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Role of causative agents and reservoirs

Question:

Discuss about the Ebola Virus Disease.

Ebola virus disease (EVD) or Ebola hemorrhagic fever is a fatal disease transmitted to humans from wild animals and transmitted to human population by human-to-human transmission. The virus was first observed in 1976 in South Sudan and Congo and the re-emergence of the Ebola outbreak in West Africa in 2014-2016 was among the most complex and largest outbreak since 1976. The first symptom of the Ebola virus disease is sudden onset of muscle pain, fever and headache followed by vomiting, kidney and liver impairment, internal and external bleeding (Ebola virus disease, 2017). One of the biggest threats is that sick patients mainly bleed and the blood and body fluids of such individual are very infectious increasing the risk of transmission in other people. As the 2014 Ebola outbreak in Western Africa was regarded as the most severe in history, the World Health Organization declared it as a public health emergency. Considering the high risk of intercontinental transmission of Ebola, it can be said that global threat of transmission is huge (Kalra et al. 2014). Several countries have recognized Ebola as public health threat and taken different measures and coordinated action to eliminate the risk of outbreak. To enhance the efficacy in the global and country wise efforts to prevent the Ebola outbreak, the main purpose of this essay is to present a critical literature review on the role of agent, host and environmental factors causing EVD and evaluate the policy response to prevent the epidemic in Australia.

As Ebola is communicable disease whose threat has been realized mainly in the period between 2014-2016, all research literature between 2014-2017 is reviewed to understand how difference factors shape patterns of communicable disease like EVD in affected countries and Australia. The first element that needs to be reviewed to understand the threat of Ebola virus disease is the role of agents in its diagnosis and transmission. Ebola virus is the main causative agent of Ebola Hemorrhagic fever and the virus belongs to the family of filoviridae. The virus is found to be fatal both for human and non-human primates resulting in high mortality rates. The virus got its name from a river in Democratic Republic of Congo in Africa where the virus was first discovered in 1976 (Profiles of Ebola, 2017). Research has mainly showed that natural reservoir of Ebola virus is not known, but it is predicted to be a native to Africa. New genomic technologies provided idea regarding the pathogen’s origin, transmission dynamics and evolution. People were found to be infected by the virus by handling infected primates. Human to human transmission occurred by direct contact with blood, saliva and the excretions of infected person. The chance of nosocomial infection is also a possibility. Variation in patterns in intrahost and interhost has given insight about transmission and epidemiology of the Ebola disease (Gire et al., 2014).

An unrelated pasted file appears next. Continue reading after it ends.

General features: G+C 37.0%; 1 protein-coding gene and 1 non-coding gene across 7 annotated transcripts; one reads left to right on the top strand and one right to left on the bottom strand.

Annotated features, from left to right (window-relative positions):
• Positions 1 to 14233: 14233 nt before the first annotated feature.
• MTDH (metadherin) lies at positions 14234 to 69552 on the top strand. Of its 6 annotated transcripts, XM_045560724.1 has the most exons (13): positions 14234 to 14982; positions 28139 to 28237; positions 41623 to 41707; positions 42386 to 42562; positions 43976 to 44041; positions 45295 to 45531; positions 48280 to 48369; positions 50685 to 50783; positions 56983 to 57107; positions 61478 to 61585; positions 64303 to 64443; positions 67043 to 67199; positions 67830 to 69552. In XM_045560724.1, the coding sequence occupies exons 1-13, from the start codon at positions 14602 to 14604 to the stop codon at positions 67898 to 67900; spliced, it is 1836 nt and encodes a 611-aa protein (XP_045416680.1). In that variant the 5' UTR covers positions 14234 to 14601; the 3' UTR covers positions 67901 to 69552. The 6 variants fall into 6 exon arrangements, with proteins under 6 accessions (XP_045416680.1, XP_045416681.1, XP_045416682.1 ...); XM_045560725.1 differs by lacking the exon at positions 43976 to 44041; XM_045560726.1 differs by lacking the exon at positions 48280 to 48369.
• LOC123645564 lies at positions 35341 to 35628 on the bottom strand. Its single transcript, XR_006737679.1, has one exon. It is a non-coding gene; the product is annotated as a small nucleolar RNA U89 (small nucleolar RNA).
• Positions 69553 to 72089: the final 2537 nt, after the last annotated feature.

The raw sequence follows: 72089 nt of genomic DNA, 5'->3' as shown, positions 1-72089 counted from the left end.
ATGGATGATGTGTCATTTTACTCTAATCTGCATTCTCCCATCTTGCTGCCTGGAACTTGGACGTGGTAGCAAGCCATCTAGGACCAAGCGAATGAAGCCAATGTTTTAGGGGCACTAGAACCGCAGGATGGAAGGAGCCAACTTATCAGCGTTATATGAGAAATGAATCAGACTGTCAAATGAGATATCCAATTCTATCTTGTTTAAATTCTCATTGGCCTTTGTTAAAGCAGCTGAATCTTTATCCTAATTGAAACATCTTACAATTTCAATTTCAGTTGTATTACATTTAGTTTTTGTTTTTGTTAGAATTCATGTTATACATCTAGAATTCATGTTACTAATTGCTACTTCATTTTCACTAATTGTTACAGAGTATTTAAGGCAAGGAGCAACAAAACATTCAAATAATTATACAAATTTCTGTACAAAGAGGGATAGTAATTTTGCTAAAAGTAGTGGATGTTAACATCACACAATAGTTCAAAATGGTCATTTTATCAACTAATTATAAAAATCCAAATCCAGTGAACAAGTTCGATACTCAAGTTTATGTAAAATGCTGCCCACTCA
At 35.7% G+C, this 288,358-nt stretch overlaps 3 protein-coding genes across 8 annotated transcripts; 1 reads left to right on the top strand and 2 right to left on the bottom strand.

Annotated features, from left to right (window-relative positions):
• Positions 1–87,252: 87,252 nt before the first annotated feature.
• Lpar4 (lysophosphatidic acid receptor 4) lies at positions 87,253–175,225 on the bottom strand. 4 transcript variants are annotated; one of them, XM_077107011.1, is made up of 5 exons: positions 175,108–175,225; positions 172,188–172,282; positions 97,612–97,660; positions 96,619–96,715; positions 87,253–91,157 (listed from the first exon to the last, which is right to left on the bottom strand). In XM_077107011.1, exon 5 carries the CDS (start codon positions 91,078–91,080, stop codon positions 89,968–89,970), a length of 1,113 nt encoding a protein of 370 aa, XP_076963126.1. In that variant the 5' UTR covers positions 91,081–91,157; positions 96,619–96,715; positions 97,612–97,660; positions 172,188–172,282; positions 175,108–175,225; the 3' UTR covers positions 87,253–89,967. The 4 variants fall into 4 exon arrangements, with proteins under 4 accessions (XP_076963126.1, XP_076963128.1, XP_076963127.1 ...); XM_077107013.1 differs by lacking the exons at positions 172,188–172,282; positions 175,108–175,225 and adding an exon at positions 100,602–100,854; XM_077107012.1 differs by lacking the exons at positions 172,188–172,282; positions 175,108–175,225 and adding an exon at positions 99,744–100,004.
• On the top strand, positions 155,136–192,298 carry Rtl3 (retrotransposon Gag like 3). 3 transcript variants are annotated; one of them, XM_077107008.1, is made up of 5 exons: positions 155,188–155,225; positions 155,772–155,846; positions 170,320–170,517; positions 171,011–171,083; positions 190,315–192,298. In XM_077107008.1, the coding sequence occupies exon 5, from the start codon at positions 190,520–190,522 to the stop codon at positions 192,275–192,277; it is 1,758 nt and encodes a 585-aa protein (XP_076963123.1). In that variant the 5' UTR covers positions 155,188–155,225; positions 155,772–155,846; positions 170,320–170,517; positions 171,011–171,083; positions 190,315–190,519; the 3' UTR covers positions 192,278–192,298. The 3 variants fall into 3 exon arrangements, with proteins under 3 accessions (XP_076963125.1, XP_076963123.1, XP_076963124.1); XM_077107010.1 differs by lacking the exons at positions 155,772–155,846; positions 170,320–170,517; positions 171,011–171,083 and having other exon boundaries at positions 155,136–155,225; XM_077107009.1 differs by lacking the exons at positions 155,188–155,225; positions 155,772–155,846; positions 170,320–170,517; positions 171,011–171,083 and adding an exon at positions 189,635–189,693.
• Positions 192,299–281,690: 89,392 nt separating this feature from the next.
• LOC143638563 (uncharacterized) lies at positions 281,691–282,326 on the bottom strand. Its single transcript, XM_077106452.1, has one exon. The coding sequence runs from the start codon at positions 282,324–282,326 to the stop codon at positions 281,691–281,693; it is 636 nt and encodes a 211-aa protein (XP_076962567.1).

Environmental factors in EVD transmission


Many studies have also been done to identify the main reservoir of Ebola virus. Although specific reservoir has not been clarified however evidence supports fruit bats as one of the reservoir of the virus (Oliva et al., 2013; Dixon & Schafer, (2014). Dixon & Schafer, (2014) gave detail regarding the modes of transmission of virus and the incubation period of 2-21 days. The first mode of transmission is the contact with infected wildlife and then spreading of the virus through person to person contact. The Ebola virus disease is also transmitted at different stages of the disease event at post mortem by coming in contact with the dead body after funeral preparation. The diagnosis of the disease is mainly done by the ELISA testing and PCR and detection of Ebola virus antibodies confirms the disease. In the context of the reservoir of Ebola virus in Australia, it can be said that till date there is evidence for the presence of Ebolavirus in Australians bats or native animal. No human Ebola virus disease cases have been found in Australia, however taking control measures to prevent transmission is necessary considering intercontinental risk of transmission (Department of Health, 2017).